|07-12-2002, 09:26 AM||#1|
Join Date: Jun 2001
Location: Seattle, WA
I had a chance to look over a Combat Commander that was modified by Seecamp. Not only did it have the DA conversion, but some other unusual touches, as well. The slide/barrel and grip frame were cut down to approximately Officer's length. The recoil spring/guide was of the Seecamp-designed "dual telescoping" type that is so common on ultra-short 1911s today. The rear sight looked something like a S&W revolver sight, but might be an original design. Forward of that was a loaded-chamber indicator, that looked rather like a short, external extractor set into the top of the slide. The coolest mod was a one-piece backstrap. I couldn't tell if it was welded-up, or a custom piece, but the grip safety and mainspring housing were combined into a singe piece that matched the contour of the frame. Very nice.
I'm trying to imagine what it would cost to reproduce that gun today. All of the cutting, welding, grinding, polishing, etc. The finish was a nice, polished blue, and everything was very well done.
|07-12-2002, 05:08 PM||#2|
Join Date: Mar 2001
Location: Sonoran Desert, USA
I have seen a few of these conversions over the years, and while I was never quite moved enough to buy one, I have been fascinated by Seecamp's ingenuity. IIRC, Col. Cooper dismissed the Seecamp DA 1911 concept as a, "beautiful solution to a problem that never existed". The photos below are to give members a better idea of what the DA conversion looks like, but this is NOT actually an orignal Seecamp built gun.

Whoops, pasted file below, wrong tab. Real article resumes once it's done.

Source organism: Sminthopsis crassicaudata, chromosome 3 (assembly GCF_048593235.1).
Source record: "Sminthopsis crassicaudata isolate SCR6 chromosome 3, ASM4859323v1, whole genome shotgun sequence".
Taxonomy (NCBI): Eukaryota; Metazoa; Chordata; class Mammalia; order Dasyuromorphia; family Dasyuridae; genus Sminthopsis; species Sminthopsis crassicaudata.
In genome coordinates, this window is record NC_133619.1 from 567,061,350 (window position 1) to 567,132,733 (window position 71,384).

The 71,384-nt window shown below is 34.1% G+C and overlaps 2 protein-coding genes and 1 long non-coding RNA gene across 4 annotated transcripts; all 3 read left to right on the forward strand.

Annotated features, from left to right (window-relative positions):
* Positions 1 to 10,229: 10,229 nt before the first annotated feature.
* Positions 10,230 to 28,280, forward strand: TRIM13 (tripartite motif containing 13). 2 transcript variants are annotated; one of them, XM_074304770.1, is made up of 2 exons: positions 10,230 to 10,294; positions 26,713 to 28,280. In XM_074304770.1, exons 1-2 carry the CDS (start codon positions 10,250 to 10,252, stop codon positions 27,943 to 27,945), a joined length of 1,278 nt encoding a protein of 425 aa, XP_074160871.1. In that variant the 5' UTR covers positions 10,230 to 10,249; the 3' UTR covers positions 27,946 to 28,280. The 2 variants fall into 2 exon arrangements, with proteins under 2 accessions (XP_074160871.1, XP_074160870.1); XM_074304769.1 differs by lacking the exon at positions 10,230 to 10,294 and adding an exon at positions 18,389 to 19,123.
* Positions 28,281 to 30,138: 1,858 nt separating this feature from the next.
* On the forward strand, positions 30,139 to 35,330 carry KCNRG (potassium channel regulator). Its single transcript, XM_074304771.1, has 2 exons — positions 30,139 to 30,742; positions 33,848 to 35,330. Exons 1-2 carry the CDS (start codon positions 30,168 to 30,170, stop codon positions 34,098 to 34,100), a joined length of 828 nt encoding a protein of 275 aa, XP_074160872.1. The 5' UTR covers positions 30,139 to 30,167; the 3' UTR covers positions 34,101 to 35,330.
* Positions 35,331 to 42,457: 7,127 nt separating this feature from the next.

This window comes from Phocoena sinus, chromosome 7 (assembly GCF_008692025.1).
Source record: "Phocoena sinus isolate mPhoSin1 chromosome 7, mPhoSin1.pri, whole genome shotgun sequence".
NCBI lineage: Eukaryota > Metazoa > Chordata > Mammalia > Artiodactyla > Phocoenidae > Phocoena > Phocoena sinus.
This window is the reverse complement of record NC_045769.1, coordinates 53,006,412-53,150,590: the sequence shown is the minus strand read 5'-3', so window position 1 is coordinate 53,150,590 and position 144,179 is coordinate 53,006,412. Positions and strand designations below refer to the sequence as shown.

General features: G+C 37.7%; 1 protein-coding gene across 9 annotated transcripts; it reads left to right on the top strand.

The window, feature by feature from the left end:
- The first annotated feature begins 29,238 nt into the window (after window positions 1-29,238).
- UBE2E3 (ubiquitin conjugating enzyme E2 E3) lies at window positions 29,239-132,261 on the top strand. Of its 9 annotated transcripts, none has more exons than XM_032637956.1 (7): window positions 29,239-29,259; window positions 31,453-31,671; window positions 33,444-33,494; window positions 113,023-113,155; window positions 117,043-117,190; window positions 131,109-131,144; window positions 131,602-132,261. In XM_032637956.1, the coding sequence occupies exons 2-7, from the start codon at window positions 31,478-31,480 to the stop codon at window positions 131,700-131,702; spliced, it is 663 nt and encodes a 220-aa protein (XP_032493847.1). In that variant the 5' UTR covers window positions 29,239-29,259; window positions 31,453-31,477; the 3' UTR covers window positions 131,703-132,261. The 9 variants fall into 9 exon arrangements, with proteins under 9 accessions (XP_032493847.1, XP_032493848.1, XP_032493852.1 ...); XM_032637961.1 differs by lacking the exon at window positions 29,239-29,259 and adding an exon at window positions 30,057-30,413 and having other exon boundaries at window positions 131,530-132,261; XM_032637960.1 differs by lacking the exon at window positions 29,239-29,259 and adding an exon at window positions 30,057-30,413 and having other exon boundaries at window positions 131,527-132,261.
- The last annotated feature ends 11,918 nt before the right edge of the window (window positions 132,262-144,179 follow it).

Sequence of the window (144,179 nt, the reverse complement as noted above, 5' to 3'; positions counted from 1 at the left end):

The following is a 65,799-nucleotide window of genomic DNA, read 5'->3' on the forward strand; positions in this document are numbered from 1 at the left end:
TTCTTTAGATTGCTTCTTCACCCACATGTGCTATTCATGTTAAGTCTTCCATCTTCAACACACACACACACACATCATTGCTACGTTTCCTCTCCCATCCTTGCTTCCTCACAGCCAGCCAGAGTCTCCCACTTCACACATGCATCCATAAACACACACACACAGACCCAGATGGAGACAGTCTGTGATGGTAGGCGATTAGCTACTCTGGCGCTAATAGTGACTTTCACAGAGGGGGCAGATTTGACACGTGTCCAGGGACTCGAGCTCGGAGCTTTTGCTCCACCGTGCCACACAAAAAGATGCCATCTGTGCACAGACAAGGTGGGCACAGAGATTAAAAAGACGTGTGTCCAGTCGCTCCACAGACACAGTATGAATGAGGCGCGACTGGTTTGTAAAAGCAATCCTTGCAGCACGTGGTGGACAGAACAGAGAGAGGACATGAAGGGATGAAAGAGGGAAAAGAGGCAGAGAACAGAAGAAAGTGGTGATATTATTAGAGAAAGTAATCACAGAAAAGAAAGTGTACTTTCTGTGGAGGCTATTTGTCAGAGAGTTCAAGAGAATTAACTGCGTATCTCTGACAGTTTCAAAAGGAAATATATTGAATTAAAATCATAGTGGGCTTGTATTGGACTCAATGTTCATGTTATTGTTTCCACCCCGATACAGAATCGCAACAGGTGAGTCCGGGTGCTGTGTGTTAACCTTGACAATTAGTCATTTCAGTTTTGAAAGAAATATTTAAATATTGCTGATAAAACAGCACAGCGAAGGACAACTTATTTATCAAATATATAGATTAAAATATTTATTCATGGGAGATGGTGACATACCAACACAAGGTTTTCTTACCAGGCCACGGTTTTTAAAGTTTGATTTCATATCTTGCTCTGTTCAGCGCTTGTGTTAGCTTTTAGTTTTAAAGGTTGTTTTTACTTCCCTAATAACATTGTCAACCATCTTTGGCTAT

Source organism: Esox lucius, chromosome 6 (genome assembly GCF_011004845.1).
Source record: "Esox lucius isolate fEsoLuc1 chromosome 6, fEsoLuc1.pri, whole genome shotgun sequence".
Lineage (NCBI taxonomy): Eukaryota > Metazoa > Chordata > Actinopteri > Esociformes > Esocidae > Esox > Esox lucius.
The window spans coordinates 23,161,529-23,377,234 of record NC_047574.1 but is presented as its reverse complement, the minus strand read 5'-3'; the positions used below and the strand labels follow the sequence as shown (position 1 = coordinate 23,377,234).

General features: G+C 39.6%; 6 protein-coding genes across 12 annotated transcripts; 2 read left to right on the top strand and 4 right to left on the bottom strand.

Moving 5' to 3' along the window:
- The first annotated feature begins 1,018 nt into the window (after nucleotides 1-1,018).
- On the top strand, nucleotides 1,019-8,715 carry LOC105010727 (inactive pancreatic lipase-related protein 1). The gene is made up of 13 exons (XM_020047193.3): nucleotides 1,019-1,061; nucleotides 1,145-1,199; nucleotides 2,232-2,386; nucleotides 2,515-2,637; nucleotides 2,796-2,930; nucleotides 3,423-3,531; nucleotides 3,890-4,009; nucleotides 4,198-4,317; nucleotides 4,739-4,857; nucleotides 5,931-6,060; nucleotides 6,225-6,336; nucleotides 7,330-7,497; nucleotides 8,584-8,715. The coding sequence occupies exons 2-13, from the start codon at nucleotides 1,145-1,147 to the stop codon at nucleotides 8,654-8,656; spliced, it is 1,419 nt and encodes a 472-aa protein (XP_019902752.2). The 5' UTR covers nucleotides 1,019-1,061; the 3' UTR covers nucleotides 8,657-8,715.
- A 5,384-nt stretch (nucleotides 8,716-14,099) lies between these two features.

Photos of work done by South African gunsmith Jacques Arzul.
Here is a little history blurb copied from the P&R Guns Sales web site.
L W. Seecamp Co., Inc., which was founded as a family business by Louis W. Seecammp in 1973, began as a gunsmitbing operation specializing in a double action conversion of the venerable old 1911 semi-auto pistol (Colt 45ACP) designed by John Moses Browning. The DA 45s produced by this conversion process, which was the patented brainchild of Louis Seecamp (#3722358), resulted in the first commercially available double action 45s anywhere in the world. Approximately 2000 conversions were done from the early 70s to the early 80s.
Shortly before abandoning gunsmithing for manufacture, Seecamp Co. offered as part of its 1911 gunsmithing package a slide shortening which used the telescoping double spring recoil system that has become the predominant spring system used by most short-slide short-recoil autoloaders. This spring system was patented by Louis' son Larry (Lueder) in 1980 (#4201113), and has since been licensed by Colt (Defender), by Kahr (MK9}, by Cylinder and Slide (Adventurer), and by LaserMax (laser units for the mini-Glocks). This dual spring recoil system is also the subject of patent litigation with Glock (Models 26, 27, 29, 30) and with Para-Ordnance (P-1O). That the telescoping dual spring system now so popular in pistols was first used in pistols by Seecamp Co. in the late 1970s indicates how long-standing our interest in miniaturization has been and how far ahead of the times we were in our technology.
|11-23-2002, 10:37 AM||#3|
Join Date: Nov 2002
Location: Pipersville PA
one piece backstrap
I remember doing a few one piece backstraps and this could have been one of them. I remember talking to Rogers about it . He tried it but had trouble getting out of the mold so we gave it up.
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